Throughout the history of using the word Latino, some people have wanted to make the term more gender inclusive. In Spanish the “o” signals that a word is masculine. So, some rectified that by adding the feminine “a” ending to include both: “Latino/a.” Over time, especially within the last decade of the transgender rights movement, some advocated for use of a more gender-neutral version that included neither “o” or “a,” instead using “Latinx.” Still the more traditional versions of Latina/o or Latino continue to be used depending on a person’s preference and the context where they are using it. The difference can also be seen generationally with younger generations and those in coastal states and larger cities using the more gender-inclusive version of Latinx more frequently. In Latin America, the term Latine is used because scholars and activists there urge the use of the “e” as more neutral; the x does not occur as often in Spanish and “nx” is not pronounceable in Spanish, they argue.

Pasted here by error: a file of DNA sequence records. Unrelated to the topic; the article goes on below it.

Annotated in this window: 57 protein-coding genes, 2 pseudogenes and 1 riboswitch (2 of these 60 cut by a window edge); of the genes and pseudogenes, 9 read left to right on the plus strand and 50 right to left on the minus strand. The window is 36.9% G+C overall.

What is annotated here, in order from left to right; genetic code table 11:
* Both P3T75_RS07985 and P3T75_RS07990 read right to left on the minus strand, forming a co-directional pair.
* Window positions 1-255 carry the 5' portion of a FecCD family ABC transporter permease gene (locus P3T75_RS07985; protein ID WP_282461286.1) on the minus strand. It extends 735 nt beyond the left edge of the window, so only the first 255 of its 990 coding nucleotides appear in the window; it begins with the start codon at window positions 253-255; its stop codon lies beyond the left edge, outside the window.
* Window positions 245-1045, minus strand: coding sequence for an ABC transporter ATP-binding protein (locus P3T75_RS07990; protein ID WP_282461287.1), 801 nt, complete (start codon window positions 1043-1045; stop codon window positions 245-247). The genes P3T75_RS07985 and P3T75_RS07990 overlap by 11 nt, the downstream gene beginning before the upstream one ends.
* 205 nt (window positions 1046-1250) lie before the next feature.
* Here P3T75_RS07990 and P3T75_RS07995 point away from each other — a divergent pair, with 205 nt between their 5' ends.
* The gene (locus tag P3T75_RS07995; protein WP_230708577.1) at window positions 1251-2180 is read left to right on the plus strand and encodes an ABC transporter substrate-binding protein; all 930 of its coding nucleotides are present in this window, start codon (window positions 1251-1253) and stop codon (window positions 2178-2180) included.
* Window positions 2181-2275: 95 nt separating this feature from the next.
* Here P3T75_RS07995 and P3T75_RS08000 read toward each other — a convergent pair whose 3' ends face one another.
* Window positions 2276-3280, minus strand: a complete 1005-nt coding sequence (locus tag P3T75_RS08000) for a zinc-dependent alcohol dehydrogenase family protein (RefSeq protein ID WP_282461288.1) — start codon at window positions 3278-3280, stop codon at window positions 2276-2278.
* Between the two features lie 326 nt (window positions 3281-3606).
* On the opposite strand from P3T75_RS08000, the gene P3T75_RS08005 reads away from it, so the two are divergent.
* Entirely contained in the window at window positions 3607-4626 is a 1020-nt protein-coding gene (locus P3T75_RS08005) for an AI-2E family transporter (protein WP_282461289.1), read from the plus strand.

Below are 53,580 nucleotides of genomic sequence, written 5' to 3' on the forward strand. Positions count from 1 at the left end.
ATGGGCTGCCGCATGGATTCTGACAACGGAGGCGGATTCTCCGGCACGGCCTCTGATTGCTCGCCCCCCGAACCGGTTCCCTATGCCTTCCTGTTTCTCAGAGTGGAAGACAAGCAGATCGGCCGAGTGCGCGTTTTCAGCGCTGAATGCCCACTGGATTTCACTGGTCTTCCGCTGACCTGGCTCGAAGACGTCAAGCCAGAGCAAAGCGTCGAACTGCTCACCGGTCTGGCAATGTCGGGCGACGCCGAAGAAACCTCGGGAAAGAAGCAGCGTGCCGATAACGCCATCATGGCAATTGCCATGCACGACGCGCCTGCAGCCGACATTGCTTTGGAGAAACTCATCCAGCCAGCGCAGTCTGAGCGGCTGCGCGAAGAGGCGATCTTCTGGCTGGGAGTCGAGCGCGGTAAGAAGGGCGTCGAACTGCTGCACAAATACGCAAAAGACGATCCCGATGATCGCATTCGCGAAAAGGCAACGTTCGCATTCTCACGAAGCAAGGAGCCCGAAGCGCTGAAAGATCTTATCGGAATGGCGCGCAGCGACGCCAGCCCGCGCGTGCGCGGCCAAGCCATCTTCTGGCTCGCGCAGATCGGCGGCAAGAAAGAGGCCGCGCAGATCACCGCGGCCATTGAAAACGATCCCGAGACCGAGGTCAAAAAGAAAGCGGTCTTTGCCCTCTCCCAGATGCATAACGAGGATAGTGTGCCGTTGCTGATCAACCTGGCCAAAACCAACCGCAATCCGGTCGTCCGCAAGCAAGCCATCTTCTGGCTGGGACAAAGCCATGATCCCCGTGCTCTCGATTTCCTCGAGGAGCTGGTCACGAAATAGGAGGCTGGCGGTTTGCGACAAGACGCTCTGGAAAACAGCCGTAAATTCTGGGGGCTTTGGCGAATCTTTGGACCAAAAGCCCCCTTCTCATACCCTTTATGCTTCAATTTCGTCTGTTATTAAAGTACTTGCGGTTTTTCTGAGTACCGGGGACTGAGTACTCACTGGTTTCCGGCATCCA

About Victor M. Macías-González

Victor M. Macías-González

Macías-González is Professor of History, Race, Gender, and Sexuality Studies, and serves as Faculty Fellow for Diversity and Inclusion in the College of Arts, Social Sciences, and Humanities and has worked at UWL for 24 years.  He is president of the U.S.-Canada Association of Historians of Mexico, and serves on the board of the Committee on LGBT Status in the Profession of the American Historical Association; the board of the Association for the History of Women and Gender in Mexico; and on the advisory board of OutHistory New York.  He has received numerous awards, recognitions, and fellowships for his contributions in the area of Diversity and Inclusion as well as for his historical research from the UW System Regents, Yale University, The University of Texas, the American Historical Association, and the Carnegie Foundation for the Advancement of Teaching and the Council for Advancement and Support of Education and in 2021 received the Wisconsin LGBTQ Leaders of Color Award, and in 2017 named among Wisconsin’s Most Influential Latino Leaders.   He serves as historical consultant for PBS Wisconsin and reviewed the “Wisconsin History Center Project" of The Wisconsin Historical Society.